Kaizen, the business philosophy which means continuous improvement in Japanese, was at the heart of discussions at a seminar held on Tuesday, and co-organised by JICA and NEPAD on the sidelines of the 7th Tokyo International Conference on African Development, TICAD7.
The seminar, under the theme: “Africa’s Socio-economic Transformation through innovation,” discussed the role of Kaizen, in improving quality and productivity as well as human resource development on the continent.
Panelists included Assane Mayaki, CEO of AUDA-NEPAD; Bezabih Gebereyes, Commissioner of the Civil Service Commission of the Federal Democratic Republic of Ethiopia; and JICA Research Institute Director General Toshiyuki Nakamura, of the Industrial Policy and Public Policy Department.
“The Kaizen approach is more than a technique…it is an approach to economic development, and it’s been yielding tremendous results,” African Development Bank’s Chief Economist and Vice President, Economic Governance and Knowledge Management, Dr. Celestin Monga, said.
Monga underlined the need for incremental innovation in each African country, but also called for increased support to small and medium sized enterprises as a starting point to scaled up industrialization.
Africa needs to create production lines because “ even with low-skilled labour we can do tremendous things,” he said.
JICA and NEPAD have been promoting incremental innovation through the Africa Kaizen Initiative, launched in 2017.
“Kaizen is about mindset changes. It will be a formidable tool to enhance productivity of SMES…We have rolled out projects and training programs in 10 countries,” Mayaki said in his welcome remarks.
Acknowledging two Africa Kaizen awardees, also in attendance, Makayi told the packed room “They are the exact product of how Kaizen should be implemented.”
Fikreselassie Ambaw, General Manager of MAA Garment Factory in Ethiopia and Ruben Zebedayo Lyanga, head of Atoz Textile Mills (Tanzania), who won the Africa Kaizen Award in 2019, made presentations on how the business approach radically transformed their enterprises and boosted productivity, employee commitment and creativity.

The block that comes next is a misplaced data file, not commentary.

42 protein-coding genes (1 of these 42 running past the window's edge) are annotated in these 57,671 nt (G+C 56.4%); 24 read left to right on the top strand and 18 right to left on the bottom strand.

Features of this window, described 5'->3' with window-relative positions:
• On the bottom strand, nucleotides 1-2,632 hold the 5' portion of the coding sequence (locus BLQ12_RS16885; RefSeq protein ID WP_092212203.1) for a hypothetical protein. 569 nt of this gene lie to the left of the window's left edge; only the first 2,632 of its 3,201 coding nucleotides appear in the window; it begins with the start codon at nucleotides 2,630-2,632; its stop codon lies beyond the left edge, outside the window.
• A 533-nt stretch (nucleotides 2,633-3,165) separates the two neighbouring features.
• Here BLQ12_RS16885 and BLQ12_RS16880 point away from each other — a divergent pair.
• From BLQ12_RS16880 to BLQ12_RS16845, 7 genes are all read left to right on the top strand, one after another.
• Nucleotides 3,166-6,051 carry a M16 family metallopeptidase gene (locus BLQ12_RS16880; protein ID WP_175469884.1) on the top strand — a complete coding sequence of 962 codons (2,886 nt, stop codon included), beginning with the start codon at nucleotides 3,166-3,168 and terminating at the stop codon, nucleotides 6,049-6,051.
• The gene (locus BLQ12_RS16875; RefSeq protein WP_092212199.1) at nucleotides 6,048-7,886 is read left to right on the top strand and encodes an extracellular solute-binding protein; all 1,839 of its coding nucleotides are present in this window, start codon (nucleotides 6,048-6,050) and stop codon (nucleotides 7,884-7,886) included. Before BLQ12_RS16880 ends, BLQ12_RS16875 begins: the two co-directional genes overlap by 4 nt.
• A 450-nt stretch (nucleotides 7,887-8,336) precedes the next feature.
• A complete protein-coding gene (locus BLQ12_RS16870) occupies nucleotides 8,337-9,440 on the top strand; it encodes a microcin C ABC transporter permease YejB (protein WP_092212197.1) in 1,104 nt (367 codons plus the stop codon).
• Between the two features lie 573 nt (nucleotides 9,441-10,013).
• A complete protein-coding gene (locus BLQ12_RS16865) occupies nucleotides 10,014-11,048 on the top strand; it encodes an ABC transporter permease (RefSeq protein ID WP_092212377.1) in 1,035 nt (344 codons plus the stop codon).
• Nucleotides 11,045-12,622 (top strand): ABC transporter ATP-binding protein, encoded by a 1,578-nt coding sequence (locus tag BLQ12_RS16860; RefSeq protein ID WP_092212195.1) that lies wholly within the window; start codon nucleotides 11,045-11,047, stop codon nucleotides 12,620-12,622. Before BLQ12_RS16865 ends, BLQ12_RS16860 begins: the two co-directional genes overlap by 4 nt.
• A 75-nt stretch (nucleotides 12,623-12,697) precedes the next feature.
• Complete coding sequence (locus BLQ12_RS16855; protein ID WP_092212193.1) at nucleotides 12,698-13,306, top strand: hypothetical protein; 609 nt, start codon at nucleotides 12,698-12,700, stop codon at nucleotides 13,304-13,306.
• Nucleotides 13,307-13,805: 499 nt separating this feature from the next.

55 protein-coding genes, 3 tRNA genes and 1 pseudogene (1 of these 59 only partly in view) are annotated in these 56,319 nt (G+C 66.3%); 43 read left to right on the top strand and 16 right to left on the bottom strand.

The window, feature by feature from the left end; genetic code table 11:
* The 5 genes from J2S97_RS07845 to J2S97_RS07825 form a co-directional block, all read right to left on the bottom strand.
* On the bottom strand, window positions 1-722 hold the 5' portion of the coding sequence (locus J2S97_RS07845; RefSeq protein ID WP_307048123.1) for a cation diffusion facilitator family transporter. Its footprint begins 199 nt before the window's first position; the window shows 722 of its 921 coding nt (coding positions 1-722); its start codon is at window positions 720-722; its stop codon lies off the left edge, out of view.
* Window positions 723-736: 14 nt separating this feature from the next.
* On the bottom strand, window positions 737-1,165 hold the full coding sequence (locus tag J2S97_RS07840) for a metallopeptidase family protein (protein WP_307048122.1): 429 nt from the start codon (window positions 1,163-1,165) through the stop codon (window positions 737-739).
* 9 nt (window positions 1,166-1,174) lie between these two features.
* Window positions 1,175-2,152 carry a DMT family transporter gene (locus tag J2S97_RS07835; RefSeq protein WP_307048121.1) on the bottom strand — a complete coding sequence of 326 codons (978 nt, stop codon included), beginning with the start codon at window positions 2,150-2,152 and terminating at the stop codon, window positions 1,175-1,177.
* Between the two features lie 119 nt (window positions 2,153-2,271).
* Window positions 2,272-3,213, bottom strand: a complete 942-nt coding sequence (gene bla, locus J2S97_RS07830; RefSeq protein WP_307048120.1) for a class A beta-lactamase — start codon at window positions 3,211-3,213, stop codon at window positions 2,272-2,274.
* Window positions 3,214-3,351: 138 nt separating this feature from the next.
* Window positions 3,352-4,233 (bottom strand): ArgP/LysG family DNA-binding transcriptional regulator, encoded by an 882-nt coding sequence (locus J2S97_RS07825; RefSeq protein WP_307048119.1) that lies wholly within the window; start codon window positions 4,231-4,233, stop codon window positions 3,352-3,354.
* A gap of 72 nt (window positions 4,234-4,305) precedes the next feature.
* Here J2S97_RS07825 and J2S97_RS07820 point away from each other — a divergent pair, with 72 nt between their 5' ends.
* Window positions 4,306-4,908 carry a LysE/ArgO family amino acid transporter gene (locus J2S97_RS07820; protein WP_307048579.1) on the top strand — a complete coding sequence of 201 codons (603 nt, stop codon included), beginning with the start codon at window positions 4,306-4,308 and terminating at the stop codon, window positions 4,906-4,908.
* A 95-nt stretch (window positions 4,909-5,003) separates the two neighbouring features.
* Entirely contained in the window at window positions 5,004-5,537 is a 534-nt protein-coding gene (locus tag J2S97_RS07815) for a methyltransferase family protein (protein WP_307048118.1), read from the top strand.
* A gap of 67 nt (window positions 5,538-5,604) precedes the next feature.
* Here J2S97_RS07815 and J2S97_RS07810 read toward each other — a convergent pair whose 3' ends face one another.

Sharing Kaizen’s contribution and achievements in Ethiopia, Gebreyes explained how Kaizen and the subsequently transformed mindset have led to increased efficiency in spare parts production lines. “In the sugar cane sector, the Kaizen model has led to a 43% hike in productivity,” he noted.
Answering questions on the capabilities needed for entrepreneurs and firms to promote radical, disruptive innovation in Africa, Toshiyuki Nakamura, Director General of Industrial Development and Public Policy Department said: “the common thread between GAFA, (Google, Apple, Facebook and Amazon), is the implementation of Kaizen. Incremental and radical innovation, are one of the most important messages for the continent.”
Through JICA, the Kaizen approach has expanded its outreach to 25 countries on the continent; touched 18,096 enterprises and 301 public institutions.
The African Development Bank President, Akinwumi Adesina is leading a high-level delegation to TICAD7 which is being held in Yokohama city from 28-30 August.
The Tokyo International Conference on African Development, led by Japan, started in 1993. African heads of states and key business leaders are scheduled to attend from around the world, providing an opportunity to explore investment opportunities. The event, held every 3 years, has been convened alternately in Japan and Africa since 2016. The last TICAD was held in Nairobi, Kenya.